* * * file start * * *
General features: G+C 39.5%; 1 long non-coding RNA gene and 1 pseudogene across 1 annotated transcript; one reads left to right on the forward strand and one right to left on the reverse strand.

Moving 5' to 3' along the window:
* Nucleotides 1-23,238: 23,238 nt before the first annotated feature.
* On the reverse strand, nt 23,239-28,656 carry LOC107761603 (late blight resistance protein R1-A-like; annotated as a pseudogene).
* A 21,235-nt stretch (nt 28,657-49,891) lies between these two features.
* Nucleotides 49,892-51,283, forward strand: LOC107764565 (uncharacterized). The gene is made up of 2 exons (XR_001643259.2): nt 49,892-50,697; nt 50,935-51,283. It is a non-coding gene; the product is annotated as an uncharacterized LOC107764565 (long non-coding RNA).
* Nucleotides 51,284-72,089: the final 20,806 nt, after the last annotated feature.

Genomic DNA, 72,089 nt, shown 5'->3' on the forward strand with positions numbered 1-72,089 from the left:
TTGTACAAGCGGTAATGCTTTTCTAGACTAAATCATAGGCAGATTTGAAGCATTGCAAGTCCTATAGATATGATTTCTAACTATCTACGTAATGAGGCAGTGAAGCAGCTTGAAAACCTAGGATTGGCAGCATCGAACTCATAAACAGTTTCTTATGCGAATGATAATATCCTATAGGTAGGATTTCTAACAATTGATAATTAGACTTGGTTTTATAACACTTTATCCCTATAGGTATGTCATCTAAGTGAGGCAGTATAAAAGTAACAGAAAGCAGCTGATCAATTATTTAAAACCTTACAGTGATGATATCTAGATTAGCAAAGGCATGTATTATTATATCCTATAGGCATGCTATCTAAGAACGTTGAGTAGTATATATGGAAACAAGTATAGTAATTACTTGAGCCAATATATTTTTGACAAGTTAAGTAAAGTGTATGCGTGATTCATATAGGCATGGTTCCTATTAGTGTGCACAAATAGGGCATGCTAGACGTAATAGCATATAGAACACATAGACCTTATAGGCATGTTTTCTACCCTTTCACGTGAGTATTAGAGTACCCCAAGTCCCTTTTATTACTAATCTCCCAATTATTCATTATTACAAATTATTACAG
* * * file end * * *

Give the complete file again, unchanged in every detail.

General features: G+C 39.5%; 1 long non-coding RNA gene and 1 pseudogene across 1 annotated transcript; one reads left to right on the forward strand and one right to left on the reverse strand.

Moving 5' to 3' along the window:
* Nucleotides 1-23,238: 23,238 nt before the first annotated feature.
* On the reverse strand, nt 23,239-28,656 carry LOC107761603 (late blight resistance protein R1-A-like; annotated as a pseudogene).
* A 21,235-nt stretch (nt 28,657-49,891) lies between these two features.
* Nucleotides 49,892-51,283, forward strand: LOC107764565 (uncharacterized). The gene is made up of 2 exons (XR_001643259.2): nt 49,892-50,697; nt 50,935-51,283. It is a non-coding gene; the product is annotated as an uncharacterized LOC107764565 (long non-coding RNA).
* Nucleotides 51,284-72,089: the final 20,806 nt, after the last annotated feature.

Genomic DNA, 72,089 nt, shown 5'->3' on the forward strand with positions numbered 1-72,089 from the left:
TTGTACAAGCGGTAATGCTTTTCTAGACTAAATCATAGGCAGATTTGAAGCATTGCAAGTCCTATAGATATGATTTCTAACTATCTACGTAATGAGGCAGTGAAGCAGCTTGAAAACCTAGGATTGGCAGCATCGAACTCATAAACAGTTTCTTATGCGAATGATAATATCCTATAGGTAGGATTTCTAACAATTGATAATTAGACTTGGTTTTATAACACTTTATCCCTATAGGTATGTCATCTAAGTGAGGCAGTATAAAAGTAACAGAAAGCAGCTGATCAATTATTTAAAACCTTACAGTGATGATATCTAGATTAGCAAAGGCATGTATTATTATATCCTATAGGCATGCTATCTAAGAACGTTGAGTAGTATATATGGAAACAAGTATAGTAATTACTTGAGCCAATATATTTTTGACAAGTTAAGTAAAGTGTATGCGTGATTCATATAGGCATGGTTCCTATTAGTGTGCACAAATAGGGCATGCTAGACGTAATAGCATATAGAACACATAGACCTTATAGGCATGTTTTCTACCCTTTCACGTGAGTATTAGAGTACCCCAAGTCCCTTTTATTACTAATCTCCCAATTATTCATTATTACAAATTATTACAG